n one sleepless night, perhaps close to when the clock struck midnight, Sarah Bayoumi, a fourth-year undergraduate student, sitting alone in her room, opened her laptop and began typing in the Google search bar. She searched, “UC Berkeley Taylor Swift club.” This was almost a routine for her; as a Taylor Swift fan, or a Swiftie, Sarah had been looking for a community of like-minded Swift fans on campus since her freshman year, occasionally searching the web for any clubs or student organizations dedicated to the artist that she could join. But all her searches proved unfruitful, there was nothing on the internet pointing to an existing Taylor Swift club on campus. But on that particular night, seconds after hitting the search bar, a Reddit post made exactly one day before appeared on Sarah’s screen; “Who wants to start a Taylor Swift fan club with me?” it read.
This was almost a routine for her; as a Taylor Swift fan, or a Swiftie, Sarah had been looking for a community of like-minded Swift fans on campus since her freshman year, occasionally searching the web for any clubs or student organizations dedicated to the artist that she could join.
Immediately, Sarah created a Reddit account and crafted a response. The original post was written by Sneha Mukherjee, a second-year undergraduate student and a life-long Swiftie. She, like Sarah, was disappointed that she had never found hardcore Swifties like herself at the school. She wanted to start a Taylor Swift society in Berkeley, and she was looking for a partner.
The two of them connected and immediately got to work. Today, Sarah and Sneha, both of whom I had the pleasure to chat with while working on this piece, are the co-founders of the UC Berkeley Taylor Swift Society, an ASUC-sponsored student organization on campus.
When I first heard about the UC Berkeley Taylor Swift Society, I was immediately interested. As a Swiftie myself, I am always in awe of the strong sense of community Swift fans share around the world, and this student organization seemed like the perfect way to explore this. The Swiftie fandom, most will agree, is unlike any other, in the sense that fans are more connected, dedicated and involved than fans of other artists. For many, being a Taylor Swift fan is a passion, a lifestyle.
But what is it that makes Taylor stand out from other artists? What makes her fan base so unique? How did Taylor, a teenage country singer and songwriter from Nashville who has received so much hate and criticism throughout her career, become the global music and feminist icon that she now is? With these questions in mind, and also hoping to understand my own admiration for Swift, I sat down with Sarah Bayoumi and Sneha Mukherjee to talk about Taylor Swift and being a Swiftie.
How did Taylor, a teenage country singer and songwriter from Nashville who has received so much hate and criticism throughout her career, become the global music and feminist icon that she now is?
Sneha has been a Swiftie all her life. She explained to me that the first time she was introduced to Swift was when she was six years old, playing with other kids on a playground. “There was this one girl who was singing ‘Love Story’ by Taylor,” she told me. “It was right after the song became popular. I don’t remember if she was singing it well, but I just remember really liking the melody.” That was the first time Sneha heard a Taylor Swift song, and from that moment on, everything changed for her.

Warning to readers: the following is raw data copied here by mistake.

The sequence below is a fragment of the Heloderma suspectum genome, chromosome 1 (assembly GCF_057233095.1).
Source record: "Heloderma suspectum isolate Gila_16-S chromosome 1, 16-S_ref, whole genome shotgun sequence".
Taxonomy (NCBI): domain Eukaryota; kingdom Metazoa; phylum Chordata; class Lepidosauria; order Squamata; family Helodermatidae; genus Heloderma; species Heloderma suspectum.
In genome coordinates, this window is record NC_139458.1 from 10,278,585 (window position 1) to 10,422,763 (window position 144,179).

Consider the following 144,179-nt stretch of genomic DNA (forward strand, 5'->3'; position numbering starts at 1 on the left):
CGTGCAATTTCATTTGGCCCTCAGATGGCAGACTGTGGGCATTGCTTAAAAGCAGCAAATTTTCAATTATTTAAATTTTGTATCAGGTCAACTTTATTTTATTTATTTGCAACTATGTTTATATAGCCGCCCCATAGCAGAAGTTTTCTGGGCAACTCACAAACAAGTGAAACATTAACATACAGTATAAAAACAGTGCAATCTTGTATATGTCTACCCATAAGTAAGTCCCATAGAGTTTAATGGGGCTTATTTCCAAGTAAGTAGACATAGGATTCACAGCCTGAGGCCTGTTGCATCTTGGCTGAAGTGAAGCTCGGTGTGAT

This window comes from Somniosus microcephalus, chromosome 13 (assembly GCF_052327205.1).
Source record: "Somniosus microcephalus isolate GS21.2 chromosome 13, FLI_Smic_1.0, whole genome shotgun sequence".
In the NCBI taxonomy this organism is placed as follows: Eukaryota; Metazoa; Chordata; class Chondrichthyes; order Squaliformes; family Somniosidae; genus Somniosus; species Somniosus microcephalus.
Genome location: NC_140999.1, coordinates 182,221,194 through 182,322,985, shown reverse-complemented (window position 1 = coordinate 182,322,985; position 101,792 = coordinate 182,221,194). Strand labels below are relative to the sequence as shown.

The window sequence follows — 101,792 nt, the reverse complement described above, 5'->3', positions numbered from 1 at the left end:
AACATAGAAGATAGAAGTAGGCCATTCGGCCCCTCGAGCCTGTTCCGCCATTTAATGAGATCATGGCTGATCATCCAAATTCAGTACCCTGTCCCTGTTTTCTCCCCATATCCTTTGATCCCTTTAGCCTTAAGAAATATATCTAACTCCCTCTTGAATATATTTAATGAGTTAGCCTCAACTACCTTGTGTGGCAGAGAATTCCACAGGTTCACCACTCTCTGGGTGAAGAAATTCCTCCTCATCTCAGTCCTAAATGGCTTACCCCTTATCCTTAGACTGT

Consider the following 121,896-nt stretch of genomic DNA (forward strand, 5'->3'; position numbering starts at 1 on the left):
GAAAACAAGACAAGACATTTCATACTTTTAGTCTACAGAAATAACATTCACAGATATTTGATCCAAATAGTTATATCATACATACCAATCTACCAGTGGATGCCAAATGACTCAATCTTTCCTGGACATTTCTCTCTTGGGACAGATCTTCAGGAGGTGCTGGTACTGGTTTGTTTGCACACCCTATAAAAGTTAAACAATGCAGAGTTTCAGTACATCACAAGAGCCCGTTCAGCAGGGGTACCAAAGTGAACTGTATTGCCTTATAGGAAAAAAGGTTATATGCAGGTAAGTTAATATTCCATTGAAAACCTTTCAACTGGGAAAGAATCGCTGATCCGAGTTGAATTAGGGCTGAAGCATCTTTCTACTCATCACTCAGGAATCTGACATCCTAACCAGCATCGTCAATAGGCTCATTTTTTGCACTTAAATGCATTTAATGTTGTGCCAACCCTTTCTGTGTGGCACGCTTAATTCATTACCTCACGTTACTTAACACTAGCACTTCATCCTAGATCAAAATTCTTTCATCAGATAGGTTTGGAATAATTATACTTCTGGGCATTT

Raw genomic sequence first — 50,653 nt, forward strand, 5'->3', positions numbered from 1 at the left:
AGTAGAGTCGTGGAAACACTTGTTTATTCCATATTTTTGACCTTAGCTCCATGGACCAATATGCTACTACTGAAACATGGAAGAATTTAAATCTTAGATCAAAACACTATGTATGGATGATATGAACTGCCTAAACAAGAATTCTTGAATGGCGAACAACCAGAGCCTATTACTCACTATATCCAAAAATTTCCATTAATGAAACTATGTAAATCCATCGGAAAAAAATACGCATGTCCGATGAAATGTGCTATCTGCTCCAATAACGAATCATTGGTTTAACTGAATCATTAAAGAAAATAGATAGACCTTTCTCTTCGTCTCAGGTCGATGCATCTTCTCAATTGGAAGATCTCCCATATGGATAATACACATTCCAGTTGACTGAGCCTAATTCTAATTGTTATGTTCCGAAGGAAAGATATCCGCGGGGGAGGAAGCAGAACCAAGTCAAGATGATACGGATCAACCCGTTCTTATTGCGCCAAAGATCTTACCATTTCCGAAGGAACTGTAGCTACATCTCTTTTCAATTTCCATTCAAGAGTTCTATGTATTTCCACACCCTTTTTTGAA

Sarah, on the other hand, became a Swiftie much later, during her high school years. “I really relate to her storytelling,” she explained. “I love going in depth into her lyrics or following all the clues that she leaves for her fans — it’s a whole other universe. When I listen to her music, I can actually see the scenes play out, as if I am reading a book. This is something I don’t experience with other music. There is just so much detail to everything, it really feels like I’m in another world.”
The attention to detail is one of the most well known things about Taylor’s music. She often leaves clues about upcoming projects in song lyrics, music videos, social media posts and even clothing. Fans call these Taylor’s “Easter Eggs” and love to search for them. For Swifties, the Easter Eggs are a way to connect with Taylor and her music, while many also see them as a marketing strategy. With all of the hints and clues about what she will do next, fans have something to work with even in between album releases. Sarah explained to me the importance of Taylor’s Easter Eggs: “The way that she plans things so far in advance is very exciting for her fanbase who get to speculate what these clues are about. It also creates a relationship between Taylor and her fans that I don’t feel with any other artist.”
Sarah and Sneha explained to me that this relationship Taylor has with fans is one of the main things that make Taylor so special. “She cares about each and every one of her fans,” Sarah said, while Sneha took this further, adding, “At this point, I don’t even think she cares about the general public anymore, everything she does, she does for her fans.” Taylor has made many efforts to bond with her fans throughout the years. From inviting fans to her house for private shows, to sending her mom out in concerts to invite people to surprise backstage meet & greets, she has shown and stated, time and time again, that she values her fans and doesn’t take a moment of her fame for granted.
It is incredible how loved and popular Taylor Swift is today, considering the amount of hate and criticism she has repeatedly received throughout all stages of her career. The media has not always been kind to Swift; from being mocked about her teenage romance songs to being dubbed as a snake and a villain following conflicts with other celebrities, she fought against many labels the media tried to force on her. In 2016, following her public feud with two major celebrities, Swift went on a hiatus, disappearing from the public eye for almost entirely a year. She explained later that she had simply grown tired of “fighting for people’s respect” at the time. In 2017 she made her iconic comeback with the release of her album Reputation, an album filled with songs about enemies, bad reputations and revenge, with an underlying message about re-branding yourself and rising from your ashes. “The old Taylor can’t come to the phone right now,” Taylor says in her song Look What You Made Me Do following the sound of a phone ringing. “Why?” she repeats into the telephone, before answering, “Because she’s dead!” With Reputation, Swift not only “killed” her old self, but the negative media image of herself. She decorated her music videos and stages with snakes, reclaiming the animal previously used by the media to brand her as the villain.